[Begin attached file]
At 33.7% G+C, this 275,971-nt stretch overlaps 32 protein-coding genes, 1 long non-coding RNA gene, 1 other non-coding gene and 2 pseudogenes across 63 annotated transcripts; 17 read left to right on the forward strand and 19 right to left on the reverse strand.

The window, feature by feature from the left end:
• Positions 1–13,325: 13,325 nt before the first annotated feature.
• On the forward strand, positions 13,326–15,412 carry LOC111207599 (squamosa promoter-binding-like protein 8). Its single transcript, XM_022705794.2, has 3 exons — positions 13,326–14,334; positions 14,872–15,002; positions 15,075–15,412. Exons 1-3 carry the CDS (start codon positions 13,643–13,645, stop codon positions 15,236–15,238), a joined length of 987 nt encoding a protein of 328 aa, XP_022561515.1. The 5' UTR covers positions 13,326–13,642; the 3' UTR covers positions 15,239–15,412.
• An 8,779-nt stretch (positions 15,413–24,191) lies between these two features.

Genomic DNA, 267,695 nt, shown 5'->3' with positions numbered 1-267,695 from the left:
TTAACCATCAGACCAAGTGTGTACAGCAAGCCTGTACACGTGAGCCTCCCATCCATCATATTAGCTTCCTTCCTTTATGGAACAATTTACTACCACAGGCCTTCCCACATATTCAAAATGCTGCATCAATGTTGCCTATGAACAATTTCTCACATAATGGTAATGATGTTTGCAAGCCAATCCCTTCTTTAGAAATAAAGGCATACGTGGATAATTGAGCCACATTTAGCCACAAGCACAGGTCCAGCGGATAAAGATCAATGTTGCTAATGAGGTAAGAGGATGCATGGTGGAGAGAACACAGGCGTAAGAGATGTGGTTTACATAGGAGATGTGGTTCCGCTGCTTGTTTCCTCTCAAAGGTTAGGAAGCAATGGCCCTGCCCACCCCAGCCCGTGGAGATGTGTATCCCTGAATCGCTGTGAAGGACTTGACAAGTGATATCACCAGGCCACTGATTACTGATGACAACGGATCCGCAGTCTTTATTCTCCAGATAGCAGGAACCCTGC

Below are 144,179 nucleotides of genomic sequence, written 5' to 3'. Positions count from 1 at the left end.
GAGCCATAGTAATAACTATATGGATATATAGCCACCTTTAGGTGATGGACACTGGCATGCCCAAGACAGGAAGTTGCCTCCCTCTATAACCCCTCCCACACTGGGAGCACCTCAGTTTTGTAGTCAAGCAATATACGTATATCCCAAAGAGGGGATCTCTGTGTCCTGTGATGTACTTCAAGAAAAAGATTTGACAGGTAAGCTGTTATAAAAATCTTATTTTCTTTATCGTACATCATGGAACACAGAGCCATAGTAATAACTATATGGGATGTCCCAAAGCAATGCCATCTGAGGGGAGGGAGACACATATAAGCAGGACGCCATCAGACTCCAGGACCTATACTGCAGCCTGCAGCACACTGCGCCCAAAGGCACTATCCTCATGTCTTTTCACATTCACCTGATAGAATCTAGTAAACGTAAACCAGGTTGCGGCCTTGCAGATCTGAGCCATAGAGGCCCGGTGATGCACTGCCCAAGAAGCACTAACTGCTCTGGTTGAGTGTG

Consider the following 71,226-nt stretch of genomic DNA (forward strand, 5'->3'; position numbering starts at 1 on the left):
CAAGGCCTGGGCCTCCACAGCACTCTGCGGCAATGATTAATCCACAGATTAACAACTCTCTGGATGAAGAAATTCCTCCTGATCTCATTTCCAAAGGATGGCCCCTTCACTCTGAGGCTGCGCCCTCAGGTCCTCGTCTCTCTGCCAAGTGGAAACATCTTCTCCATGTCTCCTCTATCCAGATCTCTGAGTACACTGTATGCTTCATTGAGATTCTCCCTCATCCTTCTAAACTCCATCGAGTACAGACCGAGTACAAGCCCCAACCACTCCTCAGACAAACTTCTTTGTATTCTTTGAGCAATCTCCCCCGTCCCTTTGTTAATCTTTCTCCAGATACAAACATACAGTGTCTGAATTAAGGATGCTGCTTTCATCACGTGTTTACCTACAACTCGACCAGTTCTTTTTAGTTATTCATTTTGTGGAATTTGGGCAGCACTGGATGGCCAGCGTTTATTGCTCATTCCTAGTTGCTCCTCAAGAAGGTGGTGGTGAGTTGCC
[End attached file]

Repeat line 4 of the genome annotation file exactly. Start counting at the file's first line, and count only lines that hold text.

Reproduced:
• On the forward strand, positions 13,326–15,412 carry LOC111207599 (squamosa promoter-binding-like protein 8). Its single transcript, XM_022705794.2, has 3 exons — positions 13,326–14,334; positions 14,872–15,002; positions 15,075–15,412. Exons 1-3 carry the CDS (start codon positions 13,643–13,645, stop codon positions 15,236–15,238), a joined length of 987 nt encoding a protein of 328 aa, XP_022561515.1. The 5' UTR covers positions 13,326–13,642; the 3' UTR covers positions 15,239–15,412.